AUSTIN - A new survey suggests doctors in Texas are cutting back and are becoming less likely to help poor patients amid complaints about low pay and red tape, showed a survey by the Texas Medical Association provided to The Associated Press Sunday before its Monday release.
Only 31 percent of Texas doctors said they were accepting new patients who rely on Medicaid, the health insurance program for the poor and disabled. In 2010, the last time the survey was taken, 42 percent of doctors accepted new Medicaid patients. In 2000, that number was 67 percent.
Texas doesn't have enough primary-care doctors to serve the size of the state or its rapid population growth. The doctors' reluctance to take on new Medicaid patients comes at a bad time, since the new federal health care law proposes adding 6 million additional people to the Texas Medicaid rolls with the intent of ensuring every U.S. citizen has access to health insurance. The state ranks last in the nation in terms of percentage of people insured, with 27 percent of Texans without any kind of insurance, according to a March Gallup poll.
Doctors complain that the Texas Medicaid program pays only half of the actual cost of most services, leaving them to absorb the losses. The Republican-controlled Legislature cut Medicaid reimbursements to doctors by a total of 2 percent in 2010 and 2011 and dramatically reduced payments for patients who qualify for both Medicaid and Medicare, the health care program for senior citizens.
"Every business has a breaking point and physicians' practices are no different," said Dr. Michael Speer, president of the Texas Medical Association.
The association, which has 46,000 members and is the largest state medical association in the country, surveys 1,000 doctors every two years to assess patient loads. The survey samples a cross section of Texas' doctors in a variety of specialties and doctor ages.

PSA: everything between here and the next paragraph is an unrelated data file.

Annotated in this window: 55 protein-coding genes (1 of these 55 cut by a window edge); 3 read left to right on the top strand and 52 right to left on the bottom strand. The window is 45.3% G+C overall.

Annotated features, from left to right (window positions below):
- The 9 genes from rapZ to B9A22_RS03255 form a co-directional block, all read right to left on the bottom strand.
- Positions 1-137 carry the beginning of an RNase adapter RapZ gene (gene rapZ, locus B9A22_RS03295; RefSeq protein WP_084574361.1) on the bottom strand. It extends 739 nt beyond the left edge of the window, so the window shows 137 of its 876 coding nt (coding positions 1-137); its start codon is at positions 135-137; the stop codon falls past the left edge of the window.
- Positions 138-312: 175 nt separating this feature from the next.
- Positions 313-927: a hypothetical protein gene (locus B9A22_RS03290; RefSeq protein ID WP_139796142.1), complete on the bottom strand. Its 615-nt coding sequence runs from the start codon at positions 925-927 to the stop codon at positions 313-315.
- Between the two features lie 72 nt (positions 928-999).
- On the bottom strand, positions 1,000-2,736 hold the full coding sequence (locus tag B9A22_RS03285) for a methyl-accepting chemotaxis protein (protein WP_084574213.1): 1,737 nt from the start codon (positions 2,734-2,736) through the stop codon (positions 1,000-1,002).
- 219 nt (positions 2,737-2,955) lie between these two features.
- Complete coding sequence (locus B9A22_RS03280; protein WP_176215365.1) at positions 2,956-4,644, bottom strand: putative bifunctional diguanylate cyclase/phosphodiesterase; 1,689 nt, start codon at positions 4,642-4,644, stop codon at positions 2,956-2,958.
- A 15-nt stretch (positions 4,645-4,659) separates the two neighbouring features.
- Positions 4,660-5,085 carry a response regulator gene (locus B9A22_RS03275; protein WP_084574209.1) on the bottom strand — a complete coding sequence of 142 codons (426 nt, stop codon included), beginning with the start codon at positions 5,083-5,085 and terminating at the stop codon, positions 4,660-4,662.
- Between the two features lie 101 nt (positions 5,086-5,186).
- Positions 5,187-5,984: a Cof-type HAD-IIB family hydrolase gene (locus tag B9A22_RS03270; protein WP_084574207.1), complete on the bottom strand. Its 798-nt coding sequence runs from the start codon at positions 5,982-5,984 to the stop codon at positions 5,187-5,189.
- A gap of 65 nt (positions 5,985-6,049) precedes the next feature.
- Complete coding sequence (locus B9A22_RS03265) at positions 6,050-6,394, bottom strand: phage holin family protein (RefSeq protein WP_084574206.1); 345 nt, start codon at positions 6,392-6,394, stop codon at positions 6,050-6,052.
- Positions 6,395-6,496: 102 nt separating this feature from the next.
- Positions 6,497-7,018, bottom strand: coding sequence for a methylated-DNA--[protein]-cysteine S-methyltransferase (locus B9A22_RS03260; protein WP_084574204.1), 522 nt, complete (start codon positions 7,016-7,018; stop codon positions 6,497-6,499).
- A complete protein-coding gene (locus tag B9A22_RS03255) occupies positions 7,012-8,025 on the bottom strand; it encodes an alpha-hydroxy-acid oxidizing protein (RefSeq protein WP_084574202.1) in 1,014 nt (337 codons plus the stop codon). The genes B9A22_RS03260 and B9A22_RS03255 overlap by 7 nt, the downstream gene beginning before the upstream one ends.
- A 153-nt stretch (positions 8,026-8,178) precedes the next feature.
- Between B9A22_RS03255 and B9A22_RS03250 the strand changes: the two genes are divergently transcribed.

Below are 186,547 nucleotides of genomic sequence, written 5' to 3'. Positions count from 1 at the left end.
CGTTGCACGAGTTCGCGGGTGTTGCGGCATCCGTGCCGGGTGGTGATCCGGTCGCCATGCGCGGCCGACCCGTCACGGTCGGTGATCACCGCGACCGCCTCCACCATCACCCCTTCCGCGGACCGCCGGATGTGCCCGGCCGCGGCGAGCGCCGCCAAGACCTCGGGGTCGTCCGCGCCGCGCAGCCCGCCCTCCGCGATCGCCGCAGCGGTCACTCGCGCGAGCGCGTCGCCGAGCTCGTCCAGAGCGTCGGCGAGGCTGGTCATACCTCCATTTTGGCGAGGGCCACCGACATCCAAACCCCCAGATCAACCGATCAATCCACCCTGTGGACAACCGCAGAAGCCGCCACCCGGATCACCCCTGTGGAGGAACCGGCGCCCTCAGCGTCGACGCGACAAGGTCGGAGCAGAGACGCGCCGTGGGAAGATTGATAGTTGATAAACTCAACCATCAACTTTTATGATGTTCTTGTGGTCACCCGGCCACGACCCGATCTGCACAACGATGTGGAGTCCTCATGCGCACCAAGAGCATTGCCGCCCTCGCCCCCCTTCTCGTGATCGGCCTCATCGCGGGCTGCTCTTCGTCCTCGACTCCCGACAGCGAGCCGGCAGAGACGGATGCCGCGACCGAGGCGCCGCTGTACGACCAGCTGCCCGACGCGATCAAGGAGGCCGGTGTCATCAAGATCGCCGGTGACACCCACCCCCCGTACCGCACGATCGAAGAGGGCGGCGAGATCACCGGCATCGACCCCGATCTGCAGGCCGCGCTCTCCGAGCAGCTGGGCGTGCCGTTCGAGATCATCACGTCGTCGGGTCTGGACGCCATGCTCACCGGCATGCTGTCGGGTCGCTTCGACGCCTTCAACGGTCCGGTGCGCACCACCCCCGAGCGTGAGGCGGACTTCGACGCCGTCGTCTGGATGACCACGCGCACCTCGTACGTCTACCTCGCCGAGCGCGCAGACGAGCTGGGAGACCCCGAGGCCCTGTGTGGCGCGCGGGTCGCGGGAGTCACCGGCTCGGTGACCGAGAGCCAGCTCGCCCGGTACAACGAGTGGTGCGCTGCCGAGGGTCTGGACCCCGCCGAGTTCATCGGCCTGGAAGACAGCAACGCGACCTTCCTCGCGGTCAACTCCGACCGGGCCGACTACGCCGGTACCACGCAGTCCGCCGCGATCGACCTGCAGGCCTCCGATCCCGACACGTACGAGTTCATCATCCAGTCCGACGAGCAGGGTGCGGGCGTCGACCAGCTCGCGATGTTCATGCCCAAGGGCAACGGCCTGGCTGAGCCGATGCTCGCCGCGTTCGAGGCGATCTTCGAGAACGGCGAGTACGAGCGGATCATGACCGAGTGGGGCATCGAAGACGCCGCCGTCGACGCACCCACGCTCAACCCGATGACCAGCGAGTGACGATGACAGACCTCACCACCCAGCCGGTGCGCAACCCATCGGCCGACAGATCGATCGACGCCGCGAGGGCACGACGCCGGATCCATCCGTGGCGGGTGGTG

Doctors appeared to be losing patience with government-funded health care plans in general. The number of doctors accepting new patients who rely solely on Medicare dropped from 66 percent in 2010 to 58 percent in 2012. More than 78 percent of doctors in 2000 said they would accept new Medicare patients.
While the federally managed Medicare program pays better than state-controlled Medicaid, doctors found caring for those patients to be onerous because of the paperwork required.
"All the bureaucratic red tape and administrative burdens only serve to increase the cost of running a practice while diverting a physician's attention away from patient care," Speer said. "What's lost in the health care debate is the simple fact that patients need a doctor when they get sick. And physicians want to take care of patients and not push endless reams of paper around our desk."
More than 54 percent of doctors said they are not accepting patients in the Children's Health Insurance Program, a state-run program for poor children. In Dallas County, more than 68 percent of doctors said they would not treat new children who use CHIP.
The association said the state needs to do more to bring in doctors, because many are expected to retire over the next 10 years. Almost half of Texas medical students must leave the state for residency training because there are not enough positions in the state, and studies show most doctors settle where they perform their residency. The association is calling on the Legislature, which funds most residency programs, to fund additional spots to keep students from leaving.
Republican leaders have passed major tort reform laws to bring down the price of malpractice insurance in Texas, but that hasn't done enough to solve the shortage of primary care physicians. Texas has 72 primary care physicians per 100,000 people in urban areas and only 52 per 100,000 in rural areas. The national average is 128 primary care physicians per 100,000 people.
Catherine Frazier, spokeswoman for Gov. Rick Perry, said the state has made some progress, citing that the number of obstetricians in rural Texas has grown by 27 percent. She said the governor will do more.
"Gov. Perry understands the importance of fostering an environment that encourages doctors to get licensed and practice in our state, and tort reform has been the most powerful tool in achieving that goal," Frazier said.
"Regarding Medicaid, Gov. Perry has long acknowledged the system is broken, unsustainable and in crucial need of drastic reform."
Democratic lawmakers have said Perry's demands to cut the budget rather than raise taxes is the reason why Medicaid is underfunded and doctors are dropping out.
The state's health and human services commissioner has estimated the Legislature will need to find $10 billion in new funds to make up for the current Medicaid deficit and cover future growth of the program over the next two years.
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